9 Takeaways From John Waters' Graduation Speech

Baltimore native and screenwriter John Waters recently delivered a powerful, hilarious commencement speech to the 2015 graduating class of Rhode Island School of Design (RISD), and he had many words of wisdom for the graduates. Having lived a full, sometimes tumultuous life himself, he emphasized at the beginning of his address that he was the ideal choice to be keynote speaker.

"I should say right off that I am really qualified to be your commencement speaker. I was suspended from high school, then kicked out of college in the first marijuana scandal ever on a university campus," Waters said at the beginning of the speech. "I’ve been arrested several times. I’ve been known to dress in ludicrous fashions. I’ve also built a career out of negative reviews and have been called 'the prince of puke' by the press ... Somehow I’ve been able to make a living doing what I love best for 50 years without ever having to get a real job."

Waters, whose notable works include "Hairspray" and "Pink Flamingos," had plenty of other gems in his commencement address. Here are the eight best takeaway lines from his speech:

1. The real benefit of being your own boss.

"'But how can you be so disciplined?' friends always ask when I tell them my job is to get up every day at 6 a.m. Monday to Friday and think up insane stuff. Easy! If I didn’t work this hard for myself, I’d have to go work for somebody else. Plus I can go to my office one room away from my bedroom in my own house dressed in my underpants if I want to."

2. Persistence pays off.

"Remember, a 'no' is free. Ask for the world and pay no mind if you are initially turned down. A career in the arts is like a hitchhiking trip: All you need is one person to say 'Get in' and off you go. And then the confidence begins ... Remember: You must participate in the creative world you want to become part of. So what if you have talent? Then what? You have to figure out how to work your way inside."

3. Living at home isn't so bad.

"Never be like some of my generation who say, 'We had more fun in the ’60s.' No, we didn’t! The kids today who still live with their parents who haven’t seen them in months, but leave food outside their bedroom doors are having just as much fun shutting down the government of foreign countries on their computer as we did banning the bomb."

4. Sneak important messages into the world through art.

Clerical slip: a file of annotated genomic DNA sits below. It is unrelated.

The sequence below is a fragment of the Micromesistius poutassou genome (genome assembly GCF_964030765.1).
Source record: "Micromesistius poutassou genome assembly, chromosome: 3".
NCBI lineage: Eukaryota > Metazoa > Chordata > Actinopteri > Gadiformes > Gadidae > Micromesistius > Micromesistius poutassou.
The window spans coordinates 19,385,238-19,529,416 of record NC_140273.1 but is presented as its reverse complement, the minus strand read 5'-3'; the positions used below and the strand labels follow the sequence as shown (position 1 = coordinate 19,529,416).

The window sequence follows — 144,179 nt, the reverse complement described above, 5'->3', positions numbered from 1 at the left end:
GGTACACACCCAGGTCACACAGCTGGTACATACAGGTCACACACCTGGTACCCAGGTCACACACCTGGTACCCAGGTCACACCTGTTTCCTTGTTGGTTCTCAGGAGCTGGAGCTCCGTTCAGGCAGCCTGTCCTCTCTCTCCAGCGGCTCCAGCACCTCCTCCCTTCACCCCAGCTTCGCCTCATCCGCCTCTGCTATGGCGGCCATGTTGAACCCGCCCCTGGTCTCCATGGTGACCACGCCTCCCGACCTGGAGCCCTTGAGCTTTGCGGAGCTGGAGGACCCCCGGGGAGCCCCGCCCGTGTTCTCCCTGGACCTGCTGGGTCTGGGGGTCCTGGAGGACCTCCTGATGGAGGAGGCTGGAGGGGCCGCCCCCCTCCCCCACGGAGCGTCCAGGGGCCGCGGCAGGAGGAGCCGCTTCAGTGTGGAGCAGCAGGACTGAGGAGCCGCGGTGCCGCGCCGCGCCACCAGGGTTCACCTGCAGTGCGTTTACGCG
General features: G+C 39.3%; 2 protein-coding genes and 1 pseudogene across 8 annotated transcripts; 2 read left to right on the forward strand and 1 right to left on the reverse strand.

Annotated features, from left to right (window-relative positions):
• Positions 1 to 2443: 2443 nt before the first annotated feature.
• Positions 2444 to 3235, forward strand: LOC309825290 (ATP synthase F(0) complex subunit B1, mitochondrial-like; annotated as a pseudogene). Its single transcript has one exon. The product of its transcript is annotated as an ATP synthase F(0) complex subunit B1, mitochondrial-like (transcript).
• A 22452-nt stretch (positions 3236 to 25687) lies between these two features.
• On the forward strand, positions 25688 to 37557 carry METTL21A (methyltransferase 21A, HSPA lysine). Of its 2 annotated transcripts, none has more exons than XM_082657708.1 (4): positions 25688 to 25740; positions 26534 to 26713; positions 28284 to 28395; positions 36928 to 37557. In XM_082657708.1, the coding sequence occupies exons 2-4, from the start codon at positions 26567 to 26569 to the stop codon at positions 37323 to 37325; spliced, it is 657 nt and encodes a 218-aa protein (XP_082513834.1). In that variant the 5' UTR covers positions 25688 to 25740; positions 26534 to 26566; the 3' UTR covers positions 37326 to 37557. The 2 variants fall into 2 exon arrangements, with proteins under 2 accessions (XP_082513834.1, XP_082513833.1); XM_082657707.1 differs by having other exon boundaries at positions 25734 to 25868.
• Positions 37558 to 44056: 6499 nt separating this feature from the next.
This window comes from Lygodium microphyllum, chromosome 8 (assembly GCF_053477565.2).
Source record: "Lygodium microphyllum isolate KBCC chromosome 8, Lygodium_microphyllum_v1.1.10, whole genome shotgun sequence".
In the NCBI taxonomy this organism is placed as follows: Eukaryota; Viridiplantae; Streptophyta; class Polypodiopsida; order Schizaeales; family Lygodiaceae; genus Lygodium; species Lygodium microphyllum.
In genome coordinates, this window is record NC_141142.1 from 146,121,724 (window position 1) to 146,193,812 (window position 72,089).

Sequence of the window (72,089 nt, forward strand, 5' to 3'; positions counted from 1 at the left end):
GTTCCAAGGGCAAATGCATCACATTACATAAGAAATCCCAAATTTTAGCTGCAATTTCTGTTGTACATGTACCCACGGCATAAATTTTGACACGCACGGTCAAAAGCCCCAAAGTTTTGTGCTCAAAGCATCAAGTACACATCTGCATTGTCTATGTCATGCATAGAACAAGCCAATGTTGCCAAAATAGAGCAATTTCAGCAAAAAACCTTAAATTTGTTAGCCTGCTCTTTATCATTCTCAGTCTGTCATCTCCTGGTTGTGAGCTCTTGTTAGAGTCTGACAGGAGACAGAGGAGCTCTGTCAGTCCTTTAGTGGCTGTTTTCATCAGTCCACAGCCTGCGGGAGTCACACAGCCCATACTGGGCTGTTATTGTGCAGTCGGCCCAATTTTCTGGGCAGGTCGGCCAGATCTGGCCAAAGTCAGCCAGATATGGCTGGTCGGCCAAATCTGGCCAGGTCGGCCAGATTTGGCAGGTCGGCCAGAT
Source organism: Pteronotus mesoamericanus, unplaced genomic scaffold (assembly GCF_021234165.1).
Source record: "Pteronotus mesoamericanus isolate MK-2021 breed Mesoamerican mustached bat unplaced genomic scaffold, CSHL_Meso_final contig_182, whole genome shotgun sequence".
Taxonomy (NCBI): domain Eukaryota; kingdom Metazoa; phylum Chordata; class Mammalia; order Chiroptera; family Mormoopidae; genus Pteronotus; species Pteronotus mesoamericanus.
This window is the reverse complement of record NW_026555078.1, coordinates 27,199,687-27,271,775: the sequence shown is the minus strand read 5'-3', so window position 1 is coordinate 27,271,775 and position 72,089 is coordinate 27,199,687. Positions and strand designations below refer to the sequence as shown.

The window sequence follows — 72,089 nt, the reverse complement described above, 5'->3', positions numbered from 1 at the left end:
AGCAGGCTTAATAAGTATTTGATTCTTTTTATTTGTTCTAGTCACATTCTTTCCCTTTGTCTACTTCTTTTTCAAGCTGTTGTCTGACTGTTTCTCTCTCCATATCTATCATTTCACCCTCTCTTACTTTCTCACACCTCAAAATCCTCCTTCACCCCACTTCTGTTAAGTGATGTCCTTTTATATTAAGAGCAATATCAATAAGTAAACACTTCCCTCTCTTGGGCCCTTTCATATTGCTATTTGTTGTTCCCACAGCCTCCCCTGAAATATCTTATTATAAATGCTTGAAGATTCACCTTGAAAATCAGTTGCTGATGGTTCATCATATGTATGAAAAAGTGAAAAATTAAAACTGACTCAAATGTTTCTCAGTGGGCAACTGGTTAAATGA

"You need to prepare sneak attacks on society. 'Hairspray' is the only really devious movie I ever made. The musical based on it is now being performed in practically every high school in America – and nobody seems to notice it’s a show with two men singing a love song to each other that also encourages white teen girls to date black guys. 'Pink Flamingos' was preaching to the converted. But 'Hairspray' is a Trojan horse: It snuck into Middle America and never got caught. You can do the same thing."

5. Don't get isolated.

"Refuse to isolate yourself. Separatism is for losers. Gay is not enough anymore. It’s a good start, but I don’t want my memoirs to be in the gay section near true crime at the back of the bookstore next to the bathrooms. No. I want it up front with the best-sellers."

6. Not all rich people are awful.

"Don’t hate all rich people. They’re not all awful. Believe me, I know some evil poor people, too. We need some rich people: Who else is going to back our movies or buy our art? I’m rich! I don’t mean money-wise. I mean that I have figured out how to never be around assholes at any time in my personal and professional life. That’s rich. And not being around assholes should be the goal of every graduate here today. It’s OK to hate the poor, too, but only the poor of spirit, not wealth. A poor person to me can have a big bank balance but is stupid by choice – uncurious, judgmental, isolated, and unavailable to change.

7. Karma doesn't exist.

"I’m also sorry to report there’s no such thing as karma. So many of my talented great friends are dead, and so many of the fools I’ve met and loathed are still alive. It’s not fair, and it never will be."

8. Listen to your political enemies.

"Listen to your political enemies, especially the smart ones, and then figure out a way to make them laugh. Nobody likes a bore on a soapbox. Humor is always the best defense and weapon. If you can make an idiot laugh, they’ll at least pause and listen before they do something stupid – to you."

9. Finally, stop blaming mom and dad.

"Young adults, maybe today is the day you stop blaming your parents for every problem you’ve ever had. Yes, it’s a drag. You were kept locked in a cardboard box under their bed and daily whipped with a car aerial, but it’s time to move on. We’ve all been dealt a hand. Deal with it ... And, parents, vice-versa: You don’t get to order up your kids, either. Maybe your daughter did tattoo her entire face. Well, work with that you got. Think positively. Maybe she’ll open a fancy tattoo parlor in Paris."